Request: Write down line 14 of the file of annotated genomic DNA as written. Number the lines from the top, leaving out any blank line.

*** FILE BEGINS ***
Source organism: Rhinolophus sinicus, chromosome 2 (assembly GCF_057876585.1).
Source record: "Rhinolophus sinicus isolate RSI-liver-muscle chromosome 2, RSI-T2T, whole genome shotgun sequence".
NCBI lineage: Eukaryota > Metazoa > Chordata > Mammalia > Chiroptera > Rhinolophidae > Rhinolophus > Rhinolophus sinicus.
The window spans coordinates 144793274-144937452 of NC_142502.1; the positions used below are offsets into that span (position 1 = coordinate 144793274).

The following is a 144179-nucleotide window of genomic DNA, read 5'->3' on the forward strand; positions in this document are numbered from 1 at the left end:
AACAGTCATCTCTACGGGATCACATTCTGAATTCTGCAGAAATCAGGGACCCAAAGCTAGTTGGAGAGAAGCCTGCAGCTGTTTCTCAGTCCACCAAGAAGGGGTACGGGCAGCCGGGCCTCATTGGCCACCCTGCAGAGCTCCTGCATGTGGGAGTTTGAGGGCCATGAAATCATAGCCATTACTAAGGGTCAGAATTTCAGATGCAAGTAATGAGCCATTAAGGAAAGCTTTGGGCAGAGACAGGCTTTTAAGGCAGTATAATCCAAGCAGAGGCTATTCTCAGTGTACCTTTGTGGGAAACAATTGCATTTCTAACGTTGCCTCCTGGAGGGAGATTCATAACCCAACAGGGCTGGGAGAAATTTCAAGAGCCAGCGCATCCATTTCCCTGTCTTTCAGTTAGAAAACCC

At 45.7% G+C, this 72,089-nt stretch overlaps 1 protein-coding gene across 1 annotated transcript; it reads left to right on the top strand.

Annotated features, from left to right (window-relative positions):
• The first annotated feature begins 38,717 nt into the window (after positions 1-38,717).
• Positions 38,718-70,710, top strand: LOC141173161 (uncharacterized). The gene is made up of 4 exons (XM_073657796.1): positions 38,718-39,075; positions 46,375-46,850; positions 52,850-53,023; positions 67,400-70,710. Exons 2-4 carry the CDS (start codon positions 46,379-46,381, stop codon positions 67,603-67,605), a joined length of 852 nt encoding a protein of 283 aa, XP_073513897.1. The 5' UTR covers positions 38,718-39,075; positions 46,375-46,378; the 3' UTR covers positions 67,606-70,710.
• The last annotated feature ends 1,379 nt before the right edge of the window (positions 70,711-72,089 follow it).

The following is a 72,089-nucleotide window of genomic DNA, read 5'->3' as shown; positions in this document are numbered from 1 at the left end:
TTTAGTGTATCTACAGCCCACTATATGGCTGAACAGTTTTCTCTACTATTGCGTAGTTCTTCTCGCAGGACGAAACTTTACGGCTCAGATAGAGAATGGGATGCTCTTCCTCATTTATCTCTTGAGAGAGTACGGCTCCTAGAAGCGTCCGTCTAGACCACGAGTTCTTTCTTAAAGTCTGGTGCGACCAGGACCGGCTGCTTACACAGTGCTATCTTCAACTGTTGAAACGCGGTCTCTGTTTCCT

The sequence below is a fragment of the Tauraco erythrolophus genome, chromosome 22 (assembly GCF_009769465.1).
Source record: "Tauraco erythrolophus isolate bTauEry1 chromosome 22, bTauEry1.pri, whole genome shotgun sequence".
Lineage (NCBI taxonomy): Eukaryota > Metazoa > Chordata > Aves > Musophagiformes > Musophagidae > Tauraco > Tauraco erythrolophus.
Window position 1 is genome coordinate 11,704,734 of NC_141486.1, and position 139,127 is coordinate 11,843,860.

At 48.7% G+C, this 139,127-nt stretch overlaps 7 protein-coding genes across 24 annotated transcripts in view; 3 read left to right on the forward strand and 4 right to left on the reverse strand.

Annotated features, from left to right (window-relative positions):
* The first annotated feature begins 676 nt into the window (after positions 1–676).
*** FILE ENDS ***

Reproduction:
The sequence below is a fragment of the Tauraco erythrolophus genome, chromosome 22 (assembly GCF_009769465.1).